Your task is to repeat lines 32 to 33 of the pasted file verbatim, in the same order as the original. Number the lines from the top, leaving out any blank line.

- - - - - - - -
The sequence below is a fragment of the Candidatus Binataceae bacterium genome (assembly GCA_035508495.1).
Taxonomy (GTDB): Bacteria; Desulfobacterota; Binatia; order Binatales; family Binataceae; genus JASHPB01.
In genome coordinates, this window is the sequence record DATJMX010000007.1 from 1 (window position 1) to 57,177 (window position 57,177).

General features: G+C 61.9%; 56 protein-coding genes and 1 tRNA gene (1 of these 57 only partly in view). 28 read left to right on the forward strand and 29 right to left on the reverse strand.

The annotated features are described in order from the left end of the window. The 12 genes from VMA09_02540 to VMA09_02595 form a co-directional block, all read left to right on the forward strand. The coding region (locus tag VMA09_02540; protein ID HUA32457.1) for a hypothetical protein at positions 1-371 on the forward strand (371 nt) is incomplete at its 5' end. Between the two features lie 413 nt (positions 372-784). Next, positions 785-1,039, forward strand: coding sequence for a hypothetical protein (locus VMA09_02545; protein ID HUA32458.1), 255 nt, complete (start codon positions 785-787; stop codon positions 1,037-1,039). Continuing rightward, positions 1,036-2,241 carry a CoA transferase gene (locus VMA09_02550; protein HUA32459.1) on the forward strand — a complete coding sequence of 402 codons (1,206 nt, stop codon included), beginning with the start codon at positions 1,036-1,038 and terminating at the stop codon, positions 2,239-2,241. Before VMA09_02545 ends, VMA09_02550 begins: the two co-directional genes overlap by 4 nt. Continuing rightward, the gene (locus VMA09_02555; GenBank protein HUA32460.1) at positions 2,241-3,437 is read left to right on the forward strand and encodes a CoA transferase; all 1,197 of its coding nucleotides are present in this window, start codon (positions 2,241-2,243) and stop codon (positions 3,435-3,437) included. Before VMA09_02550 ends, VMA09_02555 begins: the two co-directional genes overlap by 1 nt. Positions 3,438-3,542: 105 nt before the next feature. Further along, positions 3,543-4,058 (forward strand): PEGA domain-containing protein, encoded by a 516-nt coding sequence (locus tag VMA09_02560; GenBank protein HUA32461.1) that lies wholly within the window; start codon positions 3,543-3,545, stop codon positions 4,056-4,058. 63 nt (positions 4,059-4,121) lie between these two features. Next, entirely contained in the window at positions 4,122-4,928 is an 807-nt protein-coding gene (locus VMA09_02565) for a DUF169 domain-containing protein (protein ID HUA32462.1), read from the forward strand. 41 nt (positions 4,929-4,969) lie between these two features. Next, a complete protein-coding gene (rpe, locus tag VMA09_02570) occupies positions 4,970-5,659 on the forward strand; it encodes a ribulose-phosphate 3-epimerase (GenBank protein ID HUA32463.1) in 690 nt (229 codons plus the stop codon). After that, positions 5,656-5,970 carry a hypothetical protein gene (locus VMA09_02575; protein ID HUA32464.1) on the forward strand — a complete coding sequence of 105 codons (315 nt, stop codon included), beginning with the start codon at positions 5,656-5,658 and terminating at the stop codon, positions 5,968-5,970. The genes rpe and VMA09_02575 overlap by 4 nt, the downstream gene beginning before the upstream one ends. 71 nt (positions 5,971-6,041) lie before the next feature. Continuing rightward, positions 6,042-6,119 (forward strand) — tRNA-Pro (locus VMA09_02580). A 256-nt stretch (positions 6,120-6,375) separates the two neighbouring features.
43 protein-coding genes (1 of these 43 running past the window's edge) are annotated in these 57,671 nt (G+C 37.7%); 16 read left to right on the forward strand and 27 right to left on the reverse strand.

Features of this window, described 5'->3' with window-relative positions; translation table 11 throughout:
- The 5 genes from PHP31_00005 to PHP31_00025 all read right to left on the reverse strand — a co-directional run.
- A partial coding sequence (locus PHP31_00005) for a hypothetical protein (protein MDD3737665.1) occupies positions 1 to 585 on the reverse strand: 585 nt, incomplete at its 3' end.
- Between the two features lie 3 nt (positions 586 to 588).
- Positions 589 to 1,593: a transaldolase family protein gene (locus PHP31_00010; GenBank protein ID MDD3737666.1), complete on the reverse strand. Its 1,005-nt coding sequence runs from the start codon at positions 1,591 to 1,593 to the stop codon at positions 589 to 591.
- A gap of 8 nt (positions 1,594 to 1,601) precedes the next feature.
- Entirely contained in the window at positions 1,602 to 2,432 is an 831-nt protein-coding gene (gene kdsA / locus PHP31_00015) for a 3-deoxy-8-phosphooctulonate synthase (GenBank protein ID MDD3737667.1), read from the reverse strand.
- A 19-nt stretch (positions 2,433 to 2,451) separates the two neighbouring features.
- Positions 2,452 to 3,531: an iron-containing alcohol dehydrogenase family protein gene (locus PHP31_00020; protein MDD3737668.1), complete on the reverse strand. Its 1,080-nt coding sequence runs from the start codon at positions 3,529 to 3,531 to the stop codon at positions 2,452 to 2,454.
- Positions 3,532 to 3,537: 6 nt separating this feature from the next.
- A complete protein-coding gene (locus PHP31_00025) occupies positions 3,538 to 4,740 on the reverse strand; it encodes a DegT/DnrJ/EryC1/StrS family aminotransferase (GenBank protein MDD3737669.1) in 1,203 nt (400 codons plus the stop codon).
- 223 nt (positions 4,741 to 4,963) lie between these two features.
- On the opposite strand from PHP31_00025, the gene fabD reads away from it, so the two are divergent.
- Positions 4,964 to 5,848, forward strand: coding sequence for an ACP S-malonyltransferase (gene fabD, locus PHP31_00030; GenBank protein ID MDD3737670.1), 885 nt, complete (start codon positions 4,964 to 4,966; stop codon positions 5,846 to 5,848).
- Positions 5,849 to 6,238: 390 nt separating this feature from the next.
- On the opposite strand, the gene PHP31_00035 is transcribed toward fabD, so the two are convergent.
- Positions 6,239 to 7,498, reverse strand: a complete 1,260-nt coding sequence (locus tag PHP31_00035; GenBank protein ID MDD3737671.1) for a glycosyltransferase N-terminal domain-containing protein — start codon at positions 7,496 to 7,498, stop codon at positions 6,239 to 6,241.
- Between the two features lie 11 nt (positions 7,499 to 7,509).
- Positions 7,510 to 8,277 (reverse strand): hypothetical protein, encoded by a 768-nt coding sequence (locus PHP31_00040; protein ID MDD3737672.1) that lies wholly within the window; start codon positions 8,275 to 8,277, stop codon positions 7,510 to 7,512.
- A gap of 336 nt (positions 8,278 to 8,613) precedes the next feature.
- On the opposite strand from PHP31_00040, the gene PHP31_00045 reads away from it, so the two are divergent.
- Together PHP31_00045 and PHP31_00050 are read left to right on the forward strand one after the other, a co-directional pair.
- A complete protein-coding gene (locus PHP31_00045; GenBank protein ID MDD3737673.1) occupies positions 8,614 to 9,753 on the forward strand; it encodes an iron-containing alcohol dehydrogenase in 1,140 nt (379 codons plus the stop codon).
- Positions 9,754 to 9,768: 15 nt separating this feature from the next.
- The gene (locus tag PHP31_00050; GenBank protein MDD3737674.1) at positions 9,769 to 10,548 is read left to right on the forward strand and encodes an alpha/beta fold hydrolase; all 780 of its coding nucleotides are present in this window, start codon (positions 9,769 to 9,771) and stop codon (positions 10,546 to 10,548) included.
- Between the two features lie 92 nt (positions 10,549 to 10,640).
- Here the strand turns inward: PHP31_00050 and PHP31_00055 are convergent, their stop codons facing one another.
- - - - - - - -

- Between the two features lie 92 nt (positions 10,549 to 10,640).
- Here the strand turns inward: PHP31_00050 and PHP31_00055 are convergent, their stop codons facing one another.